Published in: Monday, 06 September 2010
Features > Singapore – Marina in Keppel Bay (Page 1/1)

Singapore – Marina in Keppel Bay

The Marina at Keppel Bay in Singapore received the 2010 Asia Boating Award for Best Asian Marina, recognising its growing role as environmental example, and as a hub for sail training in the Lion City

If you ever wanted an example of how to transform a waterfront area, the Marina at Keppel Bay is a great starting point. Used for years as a shipyard, the whole area was rebuilt by its owner, Keppel Land, as a marina offering top-notch services as Singapore’s newest marina. Where once there was the stain of old commercial vessels being towed in and out, now there is a gleaming new marina that trains sailors and where clams now grow. 

Three years ago, the Marina at Keppel Bay opened to much fanfare. The marina was awarded Best New Asian Marina at the 2008 Christofle Asia Boating Awards. Three years after its opening, the marina was again honoured with the 2010 Asia Boating Award for Best Asian Marina. Why the fuss?

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For starters, the marina has earned numerous certifications that mark it out as a top quality yachting centre. It has been given Five Gold Anchor status by the Marine Industry Association of Australia, a relatively new accolade that was set up to recognise excellence in marina service. The Marina at Keppel Bay is the first Asian marina to win this award. Marinas wanting this certification need to meet high standards in everything from marina design and infrastructure to food and beverage outlets. 

The Marina at Keppel Bay also won the Clean Marina Certificate from the MIAA in 2008, just three months after starting its operations. Both of these accreditations are not to be taken lightly – recipients marinas are subject to thorough inspections, as well as “mystery shoppers”, who will quietly inspect the marinas for up to three years after the fact to make sure of compliance. The marina has to be ready to handle fuel spills as well as having proper waste disposal mechanisms, as well as standards with regard to maintenance and refit for yachts.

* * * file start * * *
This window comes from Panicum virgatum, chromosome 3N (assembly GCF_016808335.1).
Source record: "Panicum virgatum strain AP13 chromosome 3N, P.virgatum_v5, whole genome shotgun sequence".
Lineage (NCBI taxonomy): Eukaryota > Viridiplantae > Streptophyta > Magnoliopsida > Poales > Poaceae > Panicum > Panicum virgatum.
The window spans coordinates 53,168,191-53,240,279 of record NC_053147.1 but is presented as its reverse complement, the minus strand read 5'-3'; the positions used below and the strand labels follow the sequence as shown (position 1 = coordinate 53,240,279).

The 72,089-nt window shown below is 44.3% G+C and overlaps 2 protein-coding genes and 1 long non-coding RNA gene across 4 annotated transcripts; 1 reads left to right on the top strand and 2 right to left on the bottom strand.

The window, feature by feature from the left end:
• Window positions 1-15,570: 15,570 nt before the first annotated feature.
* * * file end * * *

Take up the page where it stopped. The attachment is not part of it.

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But the proof is in the pudding. The work of Marina at Keppel Bay to maintain a clean environment has resulted in the growth of corals and the return to Keppel Bay of reef fish and molluscs. In addition to limiting the impact of waste, the marina has had the result thanks to its design. According to Trevor Fong, the general manager, “the marina was constructed based on an ‘open concept’, which means that water is allowed to flow through the entire marina during the change of tides.” The resulting flow-through of water allows nutrients and plankton to enter, and these are essential for the growth of marine life. Fong notes that colourful clown fish have made a home for themselves at the marina. 

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Sail training

But aside from becoming a little oasis of sea life in the heart of Singapore’s busy shipping lanes and commercial anchorages, the Marina has also emerged as a major sail training centre, and one of the best qualified in Asia. 

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In 2008, the marina opened up the Keppel Bay Sailing Academy (KBSA) to promote sailing as well as encourage more Singaporeans to get out on the water. The KBSA is now the only site in Singapore and one of the few in Asia (apart from Sunsail in Phuket) to offer Royal Yachting Association (RYA) sail training. The UK-based RYA certificates are recognised worldwide and are a great way for Singaporeans interested in chartering their own yacht in Thailand to get started.